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Software Review of:
Producing gift bags and trading cards with 3M Printscape Products


Susan Ives is a former president of Alamo PC.

From the July 2003 issue of PC Alamode Magazine

I love two things — Chinese food and a bargain — so it is a blessed convergence that there is a Big Lots just a couple of storefronts down from the Chinese Buffet in Colonies North. About a month ago I hit the jackpot — we arrived at the buffet on crab legs night and they had 3M Printscape products on sale at the Lot.

Printscape is a two part system. Part 1 is design software that works with all of the Printscape products. Install it once, learn to use it once. Part 2 is the specialty paper products. I bought two: The gift bags and the trading cards.

The gift bags come in two flavors: a square bottom and a rectangular bottom. In the kit you get 10 pieces of a nice glossy card stock, pre-scored to fold into bags, a roll of double-stick tape to attach the two halves of the bag together, 10 handles, a template and instructions and the software disk. You design your bag on the computer, print the two halves, punch out the cardstock, tape it together and insert the handles. Instant custom bag. The kit makes five.
gift bags

With the trading cards you get paper stock, pre-scored to make into 12 double-sided cards, 12 laminating pockets, the software and a template. You can use these to make trading cards – for a softball team, or the 12 apostles for a Sunday school class, for example. You can also laminate other things of your own choosing: they suggest wallet photos, emergency numbers, ID badges and luggage tags. I bought five sets with the intent of making a set of playing cards. The lamination pockets are self-stick and do not require heat or special equipment to seal.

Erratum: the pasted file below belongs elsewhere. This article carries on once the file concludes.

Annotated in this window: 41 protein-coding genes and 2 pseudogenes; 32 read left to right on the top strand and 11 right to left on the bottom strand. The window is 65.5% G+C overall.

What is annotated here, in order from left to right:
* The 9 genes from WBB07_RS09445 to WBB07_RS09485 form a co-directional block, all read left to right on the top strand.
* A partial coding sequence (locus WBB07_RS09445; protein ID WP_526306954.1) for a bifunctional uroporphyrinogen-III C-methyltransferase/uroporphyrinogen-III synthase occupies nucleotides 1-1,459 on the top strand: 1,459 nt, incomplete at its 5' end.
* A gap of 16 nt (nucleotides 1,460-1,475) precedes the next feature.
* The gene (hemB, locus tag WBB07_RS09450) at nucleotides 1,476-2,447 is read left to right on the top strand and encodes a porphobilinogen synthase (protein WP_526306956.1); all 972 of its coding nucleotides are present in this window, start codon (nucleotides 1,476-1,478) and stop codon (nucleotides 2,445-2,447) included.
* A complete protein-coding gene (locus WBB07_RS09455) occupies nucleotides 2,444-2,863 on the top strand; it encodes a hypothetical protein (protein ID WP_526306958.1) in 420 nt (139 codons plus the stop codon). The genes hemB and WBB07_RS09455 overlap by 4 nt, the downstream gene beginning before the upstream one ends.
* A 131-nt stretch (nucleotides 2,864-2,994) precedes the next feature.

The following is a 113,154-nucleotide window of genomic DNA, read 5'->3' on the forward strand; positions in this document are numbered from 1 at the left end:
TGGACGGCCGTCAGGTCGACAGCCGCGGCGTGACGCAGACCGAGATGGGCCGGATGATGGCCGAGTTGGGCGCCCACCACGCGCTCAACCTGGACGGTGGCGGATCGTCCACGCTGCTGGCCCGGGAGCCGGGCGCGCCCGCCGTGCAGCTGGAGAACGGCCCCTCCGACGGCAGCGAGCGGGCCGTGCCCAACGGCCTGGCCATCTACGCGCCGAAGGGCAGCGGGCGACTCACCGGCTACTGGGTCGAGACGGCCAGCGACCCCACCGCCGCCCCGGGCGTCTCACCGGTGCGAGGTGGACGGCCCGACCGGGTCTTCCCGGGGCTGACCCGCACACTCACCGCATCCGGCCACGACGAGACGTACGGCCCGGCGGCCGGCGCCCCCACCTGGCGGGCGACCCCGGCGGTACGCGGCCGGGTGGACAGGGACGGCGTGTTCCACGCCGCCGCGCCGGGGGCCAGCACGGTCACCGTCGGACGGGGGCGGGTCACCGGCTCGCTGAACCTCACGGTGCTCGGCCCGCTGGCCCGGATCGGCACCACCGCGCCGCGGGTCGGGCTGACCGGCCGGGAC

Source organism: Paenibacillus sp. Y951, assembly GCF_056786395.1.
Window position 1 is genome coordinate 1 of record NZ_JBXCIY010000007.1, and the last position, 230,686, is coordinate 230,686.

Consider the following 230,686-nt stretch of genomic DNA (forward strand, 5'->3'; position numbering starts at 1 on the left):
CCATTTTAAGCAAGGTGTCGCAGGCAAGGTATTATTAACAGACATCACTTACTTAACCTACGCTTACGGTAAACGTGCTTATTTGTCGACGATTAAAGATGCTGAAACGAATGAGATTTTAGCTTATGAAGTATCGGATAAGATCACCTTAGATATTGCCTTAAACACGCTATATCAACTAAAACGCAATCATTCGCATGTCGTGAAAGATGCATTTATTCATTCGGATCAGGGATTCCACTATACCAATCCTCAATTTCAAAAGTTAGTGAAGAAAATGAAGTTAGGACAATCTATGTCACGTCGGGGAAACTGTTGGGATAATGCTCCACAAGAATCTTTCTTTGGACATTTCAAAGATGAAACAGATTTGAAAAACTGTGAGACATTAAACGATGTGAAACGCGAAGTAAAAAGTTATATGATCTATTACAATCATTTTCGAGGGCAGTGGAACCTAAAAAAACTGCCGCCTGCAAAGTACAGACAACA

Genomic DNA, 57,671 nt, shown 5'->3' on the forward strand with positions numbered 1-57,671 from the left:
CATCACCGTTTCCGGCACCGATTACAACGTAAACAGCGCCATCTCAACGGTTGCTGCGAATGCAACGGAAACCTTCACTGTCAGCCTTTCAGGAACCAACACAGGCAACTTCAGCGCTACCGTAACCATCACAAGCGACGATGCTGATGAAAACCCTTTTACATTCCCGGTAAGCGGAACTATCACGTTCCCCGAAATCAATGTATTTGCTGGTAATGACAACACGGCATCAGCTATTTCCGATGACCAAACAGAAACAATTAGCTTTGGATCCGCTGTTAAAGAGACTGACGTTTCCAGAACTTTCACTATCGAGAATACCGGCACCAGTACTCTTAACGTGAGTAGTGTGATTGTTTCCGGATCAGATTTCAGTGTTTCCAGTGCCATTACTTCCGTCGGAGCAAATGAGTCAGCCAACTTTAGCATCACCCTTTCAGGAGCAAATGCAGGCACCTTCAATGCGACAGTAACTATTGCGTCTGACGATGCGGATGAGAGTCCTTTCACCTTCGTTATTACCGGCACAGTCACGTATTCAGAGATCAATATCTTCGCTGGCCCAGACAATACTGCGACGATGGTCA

The transparent templates included in each kit are to help you calibrate your printer before you go final on the expensive paper.

Other projects include mouse pads, personalized Post-It Notes, a sign kit that makes durable signs and various greeting card kits. The kits list from $9-12, but my internet search found wildly fluctuating prices. For example, the trading card kit, with a MSRP of $10.99, is selling used but untouched at Amazon from $10.29 to $26.49. Actual prices for the product line range from about $11 to $18. I blush at my good fortune, I paid $1.99 for each kit at Big Lots.

The software is easy to use. After you pick your project the software leads you step-by-step through a customization process. They call it “smart design,” which they claim is better than a mere template. You can start with a blank screen or use one of their templates. Additional templates and clipart are available online at 3mPrintScape. The software comes with background images and 1600 clipart images, but you can easily insert your own. There is a text effect wizard that helps you create jazzy text. The projects are saved in a proprietary .std format. As I went through the help menu I found some fairly sophisticated features – the ability to merge data from a database and to scan directly from the program.

These are nifty ideas that will get a big WOW from friends and family, but they are pricey. Now that I have a see-through template and design software for a gift bag, I can make them for a few cents rather than a few dollars. I can make trading cards and laminate them at the copy shop for about 1/4 the price of the kit.

You can download the software for free from the PrintScape site. There is also a Mac version available there. It is unclear whether the software is exactly the same, but it seems to do the same stuff.

The CD also comes with a program called Post-It Notes Lite, which is a computer version of sticky notes. I found it quite horrible and deleted it.

If you have trouble finding the products locally (I would look at an office supply store) call 1-888-3M-HELPS for assistance.

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